Europe’s minority languages have been squeezed by nation-building, urbanisation and the ‘lingua francas’ of the internet, according to Professor Anneli Sarhimaa, specialist in Northern European and Baltic languages and cultures at the University of Mainz, Germany. But one lesson she has learned from researching the fate of the Finnic language Karelian, spoken in Finland and north-western Russia, is that digital media can also help revitalise them.
Mandated quotas are raising the number of women appointed to top company posts in Europe and sparking a cultural push for gender equality, but entrenched networks are getting in the way of achieving true boardroom diversity, according to researchers.
The act of confronting a troublesome past can be challenging by itself, and the Germans even have a word for it — Vergangenheitsbewältigung. Roughly one-third of current EU Member States spent decades behind the Iron Curtain, and many experienced one-party government for decades, but researchers see confronting uncomfortable history as part of a new common European identity — a shared experience that can bring people closer together.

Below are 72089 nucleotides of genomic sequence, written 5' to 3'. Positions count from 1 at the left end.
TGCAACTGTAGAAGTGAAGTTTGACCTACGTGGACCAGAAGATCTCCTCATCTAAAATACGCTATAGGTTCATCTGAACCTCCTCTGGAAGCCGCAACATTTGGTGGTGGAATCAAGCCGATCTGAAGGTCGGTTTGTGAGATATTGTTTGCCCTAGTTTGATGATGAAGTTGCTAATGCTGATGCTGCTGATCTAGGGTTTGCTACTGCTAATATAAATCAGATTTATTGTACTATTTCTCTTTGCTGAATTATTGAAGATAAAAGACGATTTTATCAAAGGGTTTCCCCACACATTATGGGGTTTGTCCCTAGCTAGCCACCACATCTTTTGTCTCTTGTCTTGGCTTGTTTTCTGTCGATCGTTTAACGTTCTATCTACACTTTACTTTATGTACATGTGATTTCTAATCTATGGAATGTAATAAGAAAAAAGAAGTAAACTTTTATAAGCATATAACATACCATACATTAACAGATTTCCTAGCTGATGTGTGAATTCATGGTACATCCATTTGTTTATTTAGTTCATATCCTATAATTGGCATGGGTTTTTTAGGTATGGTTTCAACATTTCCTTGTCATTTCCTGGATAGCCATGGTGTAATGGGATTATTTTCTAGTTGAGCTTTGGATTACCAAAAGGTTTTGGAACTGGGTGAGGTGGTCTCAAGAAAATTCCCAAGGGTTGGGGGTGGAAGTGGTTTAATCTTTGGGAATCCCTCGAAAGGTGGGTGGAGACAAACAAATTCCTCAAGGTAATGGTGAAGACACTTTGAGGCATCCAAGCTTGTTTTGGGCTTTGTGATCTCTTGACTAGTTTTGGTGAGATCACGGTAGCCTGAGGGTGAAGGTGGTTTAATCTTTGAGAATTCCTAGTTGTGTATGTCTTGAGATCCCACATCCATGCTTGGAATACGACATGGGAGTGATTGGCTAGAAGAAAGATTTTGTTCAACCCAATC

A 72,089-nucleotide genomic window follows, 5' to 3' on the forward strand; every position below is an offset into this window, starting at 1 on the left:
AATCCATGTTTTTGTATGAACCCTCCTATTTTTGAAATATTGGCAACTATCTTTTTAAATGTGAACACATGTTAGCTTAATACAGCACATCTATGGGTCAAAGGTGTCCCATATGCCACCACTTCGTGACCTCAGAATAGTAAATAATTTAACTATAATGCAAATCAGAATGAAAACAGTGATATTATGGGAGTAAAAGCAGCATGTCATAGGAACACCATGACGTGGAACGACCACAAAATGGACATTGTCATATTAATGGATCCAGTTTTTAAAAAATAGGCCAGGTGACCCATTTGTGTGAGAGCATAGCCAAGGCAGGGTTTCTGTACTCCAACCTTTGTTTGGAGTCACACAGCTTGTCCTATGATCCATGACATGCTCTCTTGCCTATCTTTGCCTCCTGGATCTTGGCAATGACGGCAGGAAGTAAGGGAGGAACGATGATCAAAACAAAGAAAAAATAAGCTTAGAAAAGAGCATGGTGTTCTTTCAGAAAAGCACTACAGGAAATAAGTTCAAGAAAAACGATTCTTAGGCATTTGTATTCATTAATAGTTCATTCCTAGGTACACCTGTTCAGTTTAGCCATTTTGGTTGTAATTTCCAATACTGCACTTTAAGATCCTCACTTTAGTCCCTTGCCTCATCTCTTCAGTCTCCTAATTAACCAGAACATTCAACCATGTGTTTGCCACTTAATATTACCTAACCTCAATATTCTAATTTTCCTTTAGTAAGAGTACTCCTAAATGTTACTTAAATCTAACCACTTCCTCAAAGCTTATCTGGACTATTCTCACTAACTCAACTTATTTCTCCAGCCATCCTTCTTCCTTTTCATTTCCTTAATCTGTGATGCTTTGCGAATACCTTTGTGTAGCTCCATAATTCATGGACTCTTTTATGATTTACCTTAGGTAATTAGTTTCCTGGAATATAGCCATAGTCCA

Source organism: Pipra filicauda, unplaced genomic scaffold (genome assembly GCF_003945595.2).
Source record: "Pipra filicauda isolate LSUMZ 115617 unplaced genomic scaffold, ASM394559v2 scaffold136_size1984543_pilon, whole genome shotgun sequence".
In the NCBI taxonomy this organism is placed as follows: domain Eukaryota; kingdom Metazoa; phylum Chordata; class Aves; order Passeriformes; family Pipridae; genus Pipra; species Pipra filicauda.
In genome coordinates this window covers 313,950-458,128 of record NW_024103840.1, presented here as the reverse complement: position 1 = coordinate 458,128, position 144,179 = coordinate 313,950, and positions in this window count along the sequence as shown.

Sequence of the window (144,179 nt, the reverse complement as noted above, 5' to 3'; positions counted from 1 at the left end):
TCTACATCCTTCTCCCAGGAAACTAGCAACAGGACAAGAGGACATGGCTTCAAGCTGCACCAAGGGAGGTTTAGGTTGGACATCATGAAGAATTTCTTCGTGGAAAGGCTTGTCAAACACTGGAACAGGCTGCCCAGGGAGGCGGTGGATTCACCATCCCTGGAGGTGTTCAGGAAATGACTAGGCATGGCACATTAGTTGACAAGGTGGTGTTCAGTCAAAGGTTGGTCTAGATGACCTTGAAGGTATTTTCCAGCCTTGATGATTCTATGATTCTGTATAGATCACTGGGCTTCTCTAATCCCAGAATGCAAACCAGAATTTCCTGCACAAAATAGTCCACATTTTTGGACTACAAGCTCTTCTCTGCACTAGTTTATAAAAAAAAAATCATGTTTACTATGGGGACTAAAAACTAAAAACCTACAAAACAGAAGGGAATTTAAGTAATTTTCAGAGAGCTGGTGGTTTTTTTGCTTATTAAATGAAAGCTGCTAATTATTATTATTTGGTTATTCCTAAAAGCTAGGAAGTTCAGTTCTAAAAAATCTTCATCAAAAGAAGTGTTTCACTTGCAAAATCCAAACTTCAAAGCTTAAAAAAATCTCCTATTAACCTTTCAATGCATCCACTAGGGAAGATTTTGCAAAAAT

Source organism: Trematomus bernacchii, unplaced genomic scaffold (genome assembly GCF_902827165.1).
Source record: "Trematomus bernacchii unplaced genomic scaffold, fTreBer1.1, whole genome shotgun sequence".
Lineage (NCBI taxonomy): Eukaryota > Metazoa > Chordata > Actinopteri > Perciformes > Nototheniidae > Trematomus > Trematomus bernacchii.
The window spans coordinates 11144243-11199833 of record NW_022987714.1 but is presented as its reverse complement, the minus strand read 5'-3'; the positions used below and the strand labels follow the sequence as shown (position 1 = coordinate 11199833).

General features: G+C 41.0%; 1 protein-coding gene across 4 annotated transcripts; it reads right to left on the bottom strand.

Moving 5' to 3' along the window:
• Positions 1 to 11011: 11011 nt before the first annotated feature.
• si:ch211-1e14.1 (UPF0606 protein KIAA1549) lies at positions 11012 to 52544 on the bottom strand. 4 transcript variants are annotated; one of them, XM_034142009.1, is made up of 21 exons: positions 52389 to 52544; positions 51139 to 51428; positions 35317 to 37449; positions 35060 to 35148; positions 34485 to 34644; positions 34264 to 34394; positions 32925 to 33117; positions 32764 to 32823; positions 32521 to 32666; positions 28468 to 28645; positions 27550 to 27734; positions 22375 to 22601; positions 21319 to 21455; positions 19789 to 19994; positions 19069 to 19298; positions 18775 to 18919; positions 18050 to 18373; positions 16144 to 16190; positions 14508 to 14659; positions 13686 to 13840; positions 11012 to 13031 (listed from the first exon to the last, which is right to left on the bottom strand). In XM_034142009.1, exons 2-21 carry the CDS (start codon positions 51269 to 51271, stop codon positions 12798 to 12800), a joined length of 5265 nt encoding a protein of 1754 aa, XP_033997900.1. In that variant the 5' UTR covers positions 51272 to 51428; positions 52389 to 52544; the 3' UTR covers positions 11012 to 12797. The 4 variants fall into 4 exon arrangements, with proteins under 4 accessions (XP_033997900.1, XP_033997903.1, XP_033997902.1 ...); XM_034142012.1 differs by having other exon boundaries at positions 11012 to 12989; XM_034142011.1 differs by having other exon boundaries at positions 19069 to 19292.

The challenge of how to rebuild society following conflict is a difficult question that arises all too frequently, but recent studies have demonstrated that putting people at the centre of the process and enabling cooperation on politically neutral issues can help build peace.
People can inadvertently destroy cultural heritage for a second time when cleaning up conflict sites after a war ends, according to archaeologist Dr Margarete van Ess, who says that databases and education are the best basis for safeguarding sites for the future.
High technology is being deployed to uncover long-forgotten irrigation systems and other features concealed in landscapes that farmers developed hundreds of years ago to nurture their land.
The acoustic qualities of a rock shelter may have been a key factor in its selection as a site for rock art and indicate a spiritual significance to the practice, according to a recent study, while scientists are also looking into whether some caves were chosen as artistic sites because of the view.
Scientists are investigating the link between gut bacteria and ageing.
Their ageing rates might teach us how to grow old gracefully, too.
We are entering a second era of lunar exploration, says ESA’s Dr David Parker.